Monster Magnet/The Gramercy Theatre/Oct. 27, 2018
Based out of Redbank, N.J.,Dave Wyndorf first entered the rock world in the late 1970s and early 1980s as the lead singer of Shrapnel, a punk band that routinely worked the New York/New Jersey club circuit. When Shrapnel disbanded, Wyndorf learned to play guitar and began assembling a band with fellow New Jersey musicians. The band first adopted the names Dog of Mystery, Airport 75, Triple Bad Acid and King Fuzz before finally settling on Monster Magnet, taken from the name of a 1960s toy which Wyndorf enjoyed as a child. Monster Magnet’s stoner rock was largely ignored in the late 1980s and early 1990s until the band hit with its fourth album, 1998’s Powertrip, but soon afterwards the band was playing in medium-sized clubs again. Vocalist/guitarist Wyndorf is the only remaining original member; the band also presently consists of guitarists Garrett Sweeny and Phil Caivano, bassist Chris Kosnik, and drummer Bob Pantella. Monster Magnet released its 10th studio album, Mindfucker, on March 23, 2018.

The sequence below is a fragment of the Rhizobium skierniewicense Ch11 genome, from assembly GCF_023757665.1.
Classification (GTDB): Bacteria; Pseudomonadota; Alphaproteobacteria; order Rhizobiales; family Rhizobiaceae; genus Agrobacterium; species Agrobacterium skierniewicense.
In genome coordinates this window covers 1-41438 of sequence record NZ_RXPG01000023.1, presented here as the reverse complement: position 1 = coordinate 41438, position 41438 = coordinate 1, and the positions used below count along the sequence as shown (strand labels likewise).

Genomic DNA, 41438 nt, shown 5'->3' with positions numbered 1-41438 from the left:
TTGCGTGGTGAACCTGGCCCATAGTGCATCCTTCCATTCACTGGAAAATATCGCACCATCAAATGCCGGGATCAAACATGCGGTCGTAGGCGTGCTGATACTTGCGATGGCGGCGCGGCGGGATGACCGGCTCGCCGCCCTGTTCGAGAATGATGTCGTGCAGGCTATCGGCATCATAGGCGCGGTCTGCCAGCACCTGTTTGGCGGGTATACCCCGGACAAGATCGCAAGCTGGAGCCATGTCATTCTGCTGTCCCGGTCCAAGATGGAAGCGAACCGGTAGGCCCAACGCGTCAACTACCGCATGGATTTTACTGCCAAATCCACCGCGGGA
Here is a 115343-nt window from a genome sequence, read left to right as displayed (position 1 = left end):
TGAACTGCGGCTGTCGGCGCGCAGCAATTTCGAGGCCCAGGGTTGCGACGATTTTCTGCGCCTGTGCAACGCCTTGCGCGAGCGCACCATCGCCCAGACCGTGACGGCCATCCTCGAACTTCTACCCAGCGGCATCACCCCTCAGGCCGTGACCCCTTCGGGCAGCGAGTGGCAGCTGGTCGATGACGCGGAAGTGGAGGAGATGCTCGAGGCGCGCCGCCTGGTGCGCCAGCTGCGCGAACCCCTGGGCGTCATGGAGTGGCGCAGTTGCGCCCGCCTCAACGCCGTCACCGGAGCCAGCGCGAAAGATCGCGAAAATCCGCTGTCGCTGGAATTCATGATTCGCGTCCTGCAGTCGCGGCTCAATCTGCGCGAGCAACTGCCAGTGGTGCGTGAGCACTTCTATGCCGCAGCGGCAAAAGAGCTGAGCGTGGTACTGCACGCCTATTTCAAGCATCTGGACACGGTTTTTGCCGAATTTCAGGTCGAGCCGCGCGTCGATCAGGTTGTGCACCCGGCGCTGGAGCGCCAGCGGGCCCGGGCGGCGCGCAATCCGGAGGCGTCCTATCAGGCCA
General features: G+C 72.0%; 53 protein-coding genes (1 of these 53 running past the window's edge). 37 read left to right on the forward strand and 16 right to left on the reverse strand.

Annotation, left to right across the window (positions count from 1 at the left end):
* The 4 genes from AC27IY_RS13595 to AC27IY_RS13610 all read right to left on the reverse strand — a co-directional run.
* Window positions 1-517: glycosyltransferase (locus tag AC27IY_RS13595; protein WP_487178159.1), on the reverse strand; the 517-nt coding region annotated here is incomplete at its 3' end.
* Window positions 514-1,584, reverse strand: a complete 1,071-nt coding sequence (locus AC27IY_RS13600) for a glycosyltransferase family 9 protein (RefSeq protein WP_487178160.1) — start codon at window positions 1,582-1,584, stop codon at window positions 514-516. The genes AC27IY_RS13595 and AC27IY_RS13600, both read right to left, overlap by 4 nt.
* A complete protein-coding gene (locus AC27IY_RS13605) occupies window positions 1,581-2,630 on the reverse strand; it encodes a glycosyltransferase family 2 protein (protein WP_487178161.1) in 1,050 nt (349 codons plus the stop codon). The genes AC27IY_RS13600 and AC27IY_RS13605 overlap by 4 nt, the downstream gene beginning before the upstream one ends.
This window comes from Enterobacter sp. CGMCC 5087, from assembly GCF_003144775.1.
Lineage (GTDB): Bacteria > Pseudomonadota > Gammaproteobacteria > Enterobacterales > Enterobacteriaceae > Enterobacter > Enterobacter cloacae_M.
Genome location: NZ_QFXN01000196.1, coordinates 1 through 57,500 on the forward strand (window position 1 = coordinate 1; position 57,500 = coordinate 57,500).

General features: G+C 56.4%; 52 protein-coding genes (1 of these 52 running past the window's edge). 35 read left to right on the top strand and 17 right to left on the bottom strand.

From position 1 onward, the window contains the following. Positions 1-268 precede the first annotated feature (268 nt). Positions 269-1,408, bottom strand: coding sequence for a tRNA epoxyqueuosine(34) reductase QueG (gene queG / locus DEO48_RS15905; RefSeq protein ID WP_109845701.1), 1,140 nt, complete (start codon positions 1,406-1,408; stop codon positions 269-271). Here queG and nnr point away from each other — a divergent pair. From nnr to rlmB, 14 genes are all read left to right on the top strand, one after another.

Although Monster Magnet is based locally, its concerts are infrequent, so the headlining gig at the Gramercy Theatre was a homecoming event. The band’s muscular retro-rock sound drew from classic hard rock and space rock for a sludge metal set. The band dwelled in a muddy groove in “Dopes to Infinity” and “Look to Your Orb for the Warning,” visited outer space with “Negasonic Teenage Warhead,” and accelerated speed with “Twin Earth.” Often recalling primal 1970s Detroit rock, the hammering set was driven by Wyndorf’s unpolished vocals and the guitar team’s fuzzy leads and crunching, heavy-bottomed riffs. Unapologetically, Monster Magnet’s performance was purely rock for rock’s sake.